#6 Rule of Excellence

March 31, 2008 at 9:49 pm | Posted in Rules of Engagement | 2 Comments
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Don’t settle for second best. Don’t get sucked into complacent mediocrity. Save your mediocrity for something that doesn’t count- bake a mediocre cake, get a mediocre score on Solitaire but please where relationships are involved go for the best, the tip top, won’t ever stop mentality.

In any relationship but particulary with teens and kids, you will only get out what you put in. So if you are expecting an excellent result with your teens but are not putting in the time or the effort and are not really stretching yourself to do the best you can then I am afraid you are going to be disappointed.

If you have got to a point with your teenager where things are not looking great, then ask yourself- have I been giving them all I can? Have I been giving them what they need? A common mistake is to shower kids with the wrong thing- for example spoiling them with gifts when all they want is to spend some quality time with you. To learn how to shower the right thing you wouldn’t go far wrong reading Dr Gary Chapman’s, Five Love Languages of Children and his latest Five Love Languages of Teenagers

Excellence means committing to try and find the solutions to your problems, thinking about what you are doing and what you need to do, exploring different strategies for relating to them and trying them out. This could mean taking the time to read up on how best to relate to your teen, attending a seminar, talking about the issues with your friends and family. In essence it means setting aside time to put them before yourself. Particularly for professionals it means using the best resources you can with the young person (a particular bug bear of mine is badly presented worksheets that have been photocopied / xeroxed within an inch of their life to the point where it is like looking at a photograph of a ghost that has been through the washing machine twenty times), and engaging them in work / discussions that have a clear logic that you have actually thought about rather than just ‘winging it’.  Do not forget that for a lot of teens, the quality of the things you present them with, physically or verbally will be their measure of the quality of your care for them.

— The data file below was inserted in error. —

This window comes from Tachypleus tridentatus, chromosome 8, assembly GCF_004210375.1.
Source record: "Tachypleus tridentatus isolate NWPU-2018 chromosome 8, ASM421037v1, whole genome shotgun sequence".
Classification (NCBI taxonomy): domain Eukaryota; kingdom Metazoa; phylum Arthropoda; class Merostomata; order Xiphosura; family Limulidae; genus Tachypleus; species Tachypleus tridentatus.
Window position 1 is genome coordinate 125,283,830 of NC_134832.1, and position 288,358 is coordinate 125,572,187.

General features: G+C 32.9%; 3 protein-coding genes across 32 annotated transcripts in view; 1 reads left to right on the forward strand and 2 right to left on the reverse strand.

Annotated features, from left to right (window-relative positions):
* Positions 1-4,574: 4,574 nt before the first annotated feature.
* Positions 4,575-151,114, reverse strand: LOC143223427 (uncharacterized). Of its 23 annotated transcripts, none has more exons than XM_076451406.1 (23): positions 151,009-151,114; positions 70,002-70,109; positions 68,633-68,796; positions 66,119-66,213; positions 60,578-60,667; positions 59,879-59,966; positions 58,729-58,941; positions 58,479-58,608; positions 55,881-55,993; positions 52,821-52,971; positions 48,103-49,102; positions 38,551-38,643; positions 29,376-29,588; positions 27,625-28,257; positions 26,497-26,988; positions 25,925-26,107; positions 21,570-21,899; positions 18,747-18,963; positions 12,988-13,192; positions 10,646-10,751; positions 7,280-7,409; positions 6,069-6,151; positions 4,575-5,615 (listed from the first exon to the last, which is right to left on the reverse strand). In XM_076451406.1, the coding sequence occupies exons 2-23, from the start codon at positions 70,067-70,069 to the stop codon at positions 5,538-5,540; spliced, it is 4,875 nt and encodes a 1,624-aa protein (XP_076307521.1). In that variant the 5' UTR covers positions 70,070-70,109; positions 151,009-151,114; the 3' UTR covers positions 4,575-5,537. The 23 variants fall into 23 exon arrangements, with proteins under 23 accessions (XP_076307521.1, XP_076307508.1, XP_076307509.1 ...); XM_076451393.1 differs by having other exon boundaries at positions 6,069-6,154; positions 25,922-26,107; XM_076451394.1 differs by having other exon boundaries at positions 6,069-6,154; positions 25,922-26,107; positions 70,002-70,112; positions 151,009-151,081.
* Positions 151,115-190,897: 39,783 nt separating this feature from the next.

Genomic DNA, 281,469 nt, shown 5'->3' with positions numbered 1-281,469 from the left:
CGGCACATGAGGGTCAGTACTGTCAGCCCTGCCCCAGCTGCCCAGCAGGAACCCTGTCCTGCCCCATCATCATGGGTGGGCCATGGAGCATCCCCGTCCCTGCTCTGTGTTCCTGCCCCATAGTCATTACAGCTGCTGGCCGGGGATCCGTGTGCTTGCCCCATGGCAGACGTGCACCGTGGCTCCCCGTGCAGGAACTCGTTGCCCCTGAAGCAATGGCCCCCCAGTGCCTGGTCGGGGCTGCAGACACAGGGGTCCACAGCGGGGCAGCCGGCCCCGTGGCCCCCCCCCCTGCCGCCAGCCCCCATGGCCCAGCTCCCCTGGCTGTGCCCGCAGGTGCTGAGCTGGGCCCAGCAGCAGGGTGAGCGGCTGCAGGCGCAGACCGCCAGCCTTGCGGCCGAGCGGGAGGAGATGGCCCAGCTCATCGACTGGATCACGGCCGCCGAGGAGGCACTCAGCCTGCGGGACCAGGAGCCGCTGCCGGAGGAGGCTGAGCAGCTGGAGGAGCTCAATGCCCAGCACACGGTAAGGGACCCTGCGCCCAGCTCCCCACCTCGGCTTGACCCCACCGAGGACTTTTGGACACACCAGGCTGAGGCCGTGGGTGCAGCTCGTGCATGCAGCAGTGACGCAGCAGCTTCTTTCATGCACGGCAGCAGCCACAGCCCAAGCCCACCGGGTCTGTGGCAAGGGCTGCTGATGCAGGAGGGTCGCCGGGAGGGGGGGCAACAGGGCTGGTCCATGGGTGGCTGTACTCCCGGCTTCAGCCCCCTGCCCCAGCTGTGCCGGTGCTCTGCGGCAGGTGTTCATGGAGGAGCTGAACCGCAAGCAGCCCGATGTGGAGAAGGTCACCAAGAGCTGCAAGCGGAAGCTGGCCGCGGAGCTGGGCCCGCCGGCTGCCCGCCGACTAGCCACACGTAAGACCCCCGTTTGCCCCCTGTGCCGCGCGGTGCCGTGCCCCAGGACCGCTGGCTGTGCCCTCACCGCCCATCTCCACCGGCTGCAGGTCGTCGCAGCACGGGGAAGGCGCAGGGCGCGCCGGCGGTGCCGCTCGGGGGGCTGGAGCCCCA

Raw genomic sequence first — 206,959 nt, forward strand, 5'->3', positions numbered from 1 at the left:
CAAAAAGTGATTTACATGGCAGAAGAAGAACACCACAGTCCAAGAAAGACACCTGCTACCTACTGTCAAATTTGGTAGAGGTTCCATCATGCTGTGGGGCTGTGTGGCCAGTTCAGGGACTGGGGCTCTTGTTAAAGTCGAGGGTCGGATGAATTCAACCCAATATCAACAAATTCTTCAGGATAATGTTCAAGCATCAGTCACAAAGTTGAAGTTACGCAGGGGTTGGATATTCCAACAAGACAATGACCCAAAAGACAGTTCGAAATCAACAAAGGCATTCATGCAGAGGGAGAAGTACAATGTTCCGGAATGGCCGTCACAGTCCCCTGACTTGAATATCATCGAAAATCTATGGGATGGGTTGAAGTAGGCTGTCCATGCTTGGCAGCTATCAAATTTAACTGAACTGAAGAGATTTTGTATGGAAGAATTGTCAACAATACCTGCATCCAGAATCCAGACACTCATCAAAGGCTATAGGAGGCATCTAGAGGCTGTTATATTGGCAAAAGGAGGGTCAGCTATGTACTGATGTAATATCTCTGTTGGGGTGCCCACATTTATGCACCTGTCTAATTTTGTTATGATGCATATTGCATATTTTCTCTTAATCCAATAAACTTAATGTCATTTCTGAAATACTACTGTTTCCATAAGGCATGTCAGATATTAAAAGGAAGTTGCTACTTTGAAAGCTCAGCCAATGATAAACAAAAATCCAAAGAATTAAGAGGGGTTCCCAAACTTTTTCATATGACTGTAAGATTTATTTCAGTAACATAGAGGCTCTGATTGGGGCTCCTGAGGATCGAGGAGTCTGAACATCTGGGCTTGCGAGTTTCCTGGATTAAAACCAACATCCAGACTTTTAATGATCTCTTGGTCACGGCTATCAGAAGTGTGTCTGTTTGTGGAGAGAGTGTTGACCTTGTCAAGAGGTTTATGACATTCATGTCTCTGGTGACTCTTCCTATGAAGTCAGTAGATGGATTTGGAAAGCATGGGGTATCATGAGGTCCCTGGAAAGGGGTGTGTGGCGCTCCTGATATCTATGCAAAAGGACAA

Being a beacon of excellence WILL be hard work (if it is not then there is room to try harder) but it WILL pay dividends. Not only will your relationship improve massively but as each new improvement comes along you will be spurred on and motivated to continue. It is a gift that keeps on giving – to you and to them.

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The Rules of Engagement

March 10, 2008 at 12:51 pm | Posted in Rules of Engagement | Leave a comment
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The basic stuff of relationships is engagement. All parties need to be able to relate to one another, communicate and ultimately want to put something in and get something out in order for that relationship to work. However, with teens this can be a problem. Due to the complexities of adolesence, engagement is often the last thing they want to do with an adult and this can often lead to problems, not least when an adult identifies that the teen that they live or work with is exhibiting challenging behaviour and they want to do something about it, be it a small or large issue.

What follows is a series of posts all about the rules of engagement with teens. With many years working with teens in a youth justice setting who have initially wanted to disengage my head from my neck rather than engage with me, these posts come from a sea of experience. The lessons I have learned and the knowledge acquired, although coming from the extreme end of adolescent behaviour are just as applicable to all sorts of levels of relationships with teens, from the family home to school to social care- any environment where teens are about!

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